Thanks to, among other things, a falling labor force participation rate, U.S. unemployment is now down to 7.5%. It’s important to note though that the job gains of the last few years have not been equivalent to the jobs that were lost.
Fed Governor Sarah Bloom Raskin asserted in a recent speech that the jobs recovery has been fueled by lower wage occupations.
About two-thirds of all job losses in the recession were in middle-wage occupations–such as manufacturing, skilled construction, and office administration jobs–but these occupations have accounted for less than one-fourth of subsequent job growth. In contrast, the decline in lower-wage occupations–such as retail sales, food service, and other lower-paying service jobs–accounted for only one-fifth of job loss and more than one-half of total job gains in the recovery.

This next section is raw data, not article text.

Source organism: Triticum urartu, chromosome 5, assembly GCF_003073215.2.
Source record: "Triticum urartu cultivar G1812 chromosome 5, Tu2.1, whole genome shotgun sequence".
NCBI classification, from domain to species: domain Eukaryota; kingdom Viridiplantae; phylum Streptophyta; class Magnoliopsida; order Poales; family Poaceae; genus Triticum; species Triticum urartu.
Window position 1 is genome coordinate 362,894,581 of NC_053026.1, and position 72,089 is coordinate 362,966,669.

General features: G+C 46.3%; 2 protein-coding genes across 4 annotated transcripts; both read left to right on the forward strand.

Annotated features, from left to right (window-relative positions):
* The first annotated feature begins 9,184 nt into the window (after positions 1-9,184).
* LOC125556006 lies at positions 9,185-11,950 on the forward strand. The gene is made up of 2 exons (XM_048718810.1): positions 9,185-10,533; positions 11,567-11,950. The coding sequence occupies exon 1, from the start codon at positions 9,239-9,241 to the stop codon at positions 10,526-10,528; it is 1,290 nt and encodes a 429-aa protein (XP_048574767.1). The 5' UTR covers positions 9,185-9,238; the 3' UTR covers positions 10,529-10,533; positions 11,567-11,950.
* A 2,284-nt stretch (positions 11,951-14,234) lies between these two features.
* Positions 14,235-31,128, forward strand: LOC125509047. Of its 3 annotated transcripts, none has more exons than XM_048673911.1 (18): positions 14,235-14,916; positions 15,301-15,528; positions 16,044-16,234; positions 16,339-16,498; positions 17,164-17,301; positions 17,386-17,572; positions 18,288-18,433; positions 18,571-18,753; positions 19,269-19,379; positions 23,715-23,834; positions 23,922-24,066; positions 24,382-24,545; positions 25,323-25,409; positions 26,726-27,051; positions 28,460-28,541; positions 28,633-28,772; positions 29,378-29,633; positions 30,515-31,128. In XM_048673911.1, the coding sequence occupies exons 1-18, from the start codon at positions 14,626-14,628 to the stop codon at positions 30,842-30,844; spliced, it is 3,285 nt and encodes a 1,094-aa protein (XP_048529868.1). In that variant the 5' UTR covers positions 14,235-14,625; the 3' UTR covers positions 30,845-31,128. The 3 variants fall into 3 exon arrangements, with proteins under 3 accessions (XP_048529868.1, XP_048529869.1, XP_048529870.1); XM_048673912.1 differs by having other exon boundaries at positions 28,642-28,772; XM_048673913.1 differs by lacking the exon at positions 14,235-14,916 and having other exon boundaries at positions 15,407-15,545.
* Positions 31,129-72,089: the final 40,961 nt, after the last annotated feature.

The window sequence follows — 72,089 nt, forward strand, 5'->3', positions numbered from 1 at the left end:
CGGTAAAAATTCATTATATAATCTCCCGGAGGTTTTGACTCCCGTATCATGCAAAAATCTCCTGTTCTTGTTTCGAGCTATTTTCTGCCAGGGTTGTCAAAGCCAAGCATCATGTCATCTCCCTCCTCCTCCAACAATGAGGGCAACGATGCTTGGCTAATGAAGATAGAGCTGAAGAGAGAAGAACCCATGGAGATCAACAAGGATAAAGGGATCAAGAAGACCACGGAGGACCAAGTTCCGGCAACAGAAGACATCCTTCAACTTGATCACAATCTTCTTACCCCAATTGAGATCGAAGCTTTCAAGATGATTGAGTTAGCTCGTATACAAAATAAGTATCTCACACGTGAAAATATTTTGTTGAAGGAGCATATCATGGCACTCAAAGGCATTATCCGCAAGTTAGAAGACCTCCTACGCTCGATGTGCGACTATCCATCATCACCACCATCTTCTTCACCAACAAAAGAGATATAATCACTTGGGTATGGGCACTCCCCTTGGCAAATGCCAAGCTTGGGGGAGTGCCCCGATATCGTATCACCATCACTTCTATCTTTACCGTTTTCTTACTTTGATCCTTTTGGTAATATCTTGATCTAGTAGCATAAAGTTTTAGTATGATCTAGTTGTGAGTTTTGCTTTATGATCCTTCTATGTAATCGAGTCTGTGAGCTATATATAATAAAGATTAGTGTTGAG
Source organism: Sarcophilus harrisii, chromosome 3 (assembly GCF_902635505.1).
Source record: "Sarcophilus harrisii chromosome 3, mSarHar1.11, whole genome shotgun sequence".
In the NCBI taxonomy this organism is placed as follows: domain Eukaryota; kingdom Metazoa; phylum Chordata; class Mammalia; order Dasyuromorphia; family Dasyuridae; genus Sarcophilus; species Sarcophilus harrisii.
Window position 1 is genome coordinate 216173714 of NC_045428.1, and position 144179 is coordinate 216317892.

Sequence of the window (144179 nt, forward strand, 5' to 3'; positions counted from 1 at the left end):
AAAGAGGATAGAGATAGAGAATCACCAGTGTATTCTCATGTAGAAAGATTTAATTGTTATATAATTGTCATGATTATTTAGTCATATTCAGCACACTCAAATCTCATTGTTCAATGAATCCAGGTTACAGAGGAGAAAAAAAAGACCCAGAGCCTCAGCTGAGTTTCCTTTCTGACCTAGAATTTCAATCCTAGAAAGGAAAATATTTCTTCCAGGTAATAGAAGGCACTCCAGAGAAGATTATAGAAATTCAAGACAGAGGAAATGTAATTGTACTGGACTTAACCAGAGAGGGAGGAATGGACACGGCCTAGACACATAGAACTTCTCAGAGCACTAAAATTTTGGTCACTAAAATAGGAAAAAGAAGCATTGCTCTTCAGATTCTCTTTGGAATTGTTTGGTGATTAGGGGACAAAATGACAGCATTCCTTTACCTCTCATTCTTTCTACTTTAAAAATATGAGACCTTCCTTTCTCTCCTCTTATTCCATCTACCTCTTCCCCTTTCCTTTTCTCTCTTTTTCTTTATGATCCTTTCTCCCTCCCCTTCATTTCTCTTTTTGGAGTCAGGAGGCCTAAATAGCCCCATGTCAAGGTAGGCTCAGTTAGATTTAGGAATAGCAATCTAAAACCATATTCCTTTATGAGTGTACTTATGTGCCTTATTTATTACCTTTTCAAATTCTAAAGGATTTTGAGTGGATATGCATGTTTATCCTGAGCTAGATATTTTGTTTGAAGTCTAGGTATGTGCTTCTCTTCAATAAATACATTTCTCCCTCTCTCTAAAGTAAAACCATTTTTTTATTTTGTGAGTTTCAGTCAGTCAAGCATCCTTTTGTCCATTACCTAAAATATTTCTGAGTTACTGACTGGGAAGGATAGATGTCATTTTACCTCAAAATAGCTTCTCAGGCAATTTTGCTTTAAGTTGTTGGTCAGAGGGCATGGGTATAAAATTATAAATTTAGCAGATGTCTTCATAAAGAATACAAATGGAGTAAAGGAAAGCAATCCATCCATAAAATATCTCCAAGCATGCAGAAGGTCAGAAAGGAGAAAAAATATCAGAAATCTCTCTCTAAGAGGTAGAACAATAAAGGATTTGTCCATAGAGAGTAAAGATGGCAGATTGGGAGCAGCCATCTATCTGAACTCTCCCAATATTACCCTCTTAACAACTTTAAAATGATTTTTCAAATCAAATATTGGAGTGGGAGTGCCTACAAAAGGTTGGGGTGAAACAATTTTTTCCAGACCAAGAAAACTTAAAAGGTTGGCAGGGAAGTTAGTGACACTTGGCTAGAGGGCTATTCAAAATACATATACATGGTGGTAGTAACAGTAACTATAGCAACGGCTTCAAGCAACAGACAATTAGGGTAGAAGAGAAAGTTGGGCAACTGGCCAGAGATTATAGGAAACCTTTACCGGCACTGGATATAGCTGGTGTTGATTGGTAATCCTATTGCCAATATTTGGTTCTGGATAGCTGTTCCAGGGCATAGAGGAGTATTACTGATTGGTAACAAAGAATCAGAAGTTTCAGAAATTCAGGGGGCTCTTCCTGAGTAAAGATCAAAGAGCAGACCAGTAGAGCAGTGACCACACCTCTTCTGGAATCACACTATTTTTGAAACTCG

A note from Credit Suisse divides jobs in the U.S. into two broad categories: high wage jobs and low wage jobs.
In April, far more low wage jobs were added than high wage jobs, and further suggests that a significant structural employment shift has occurred.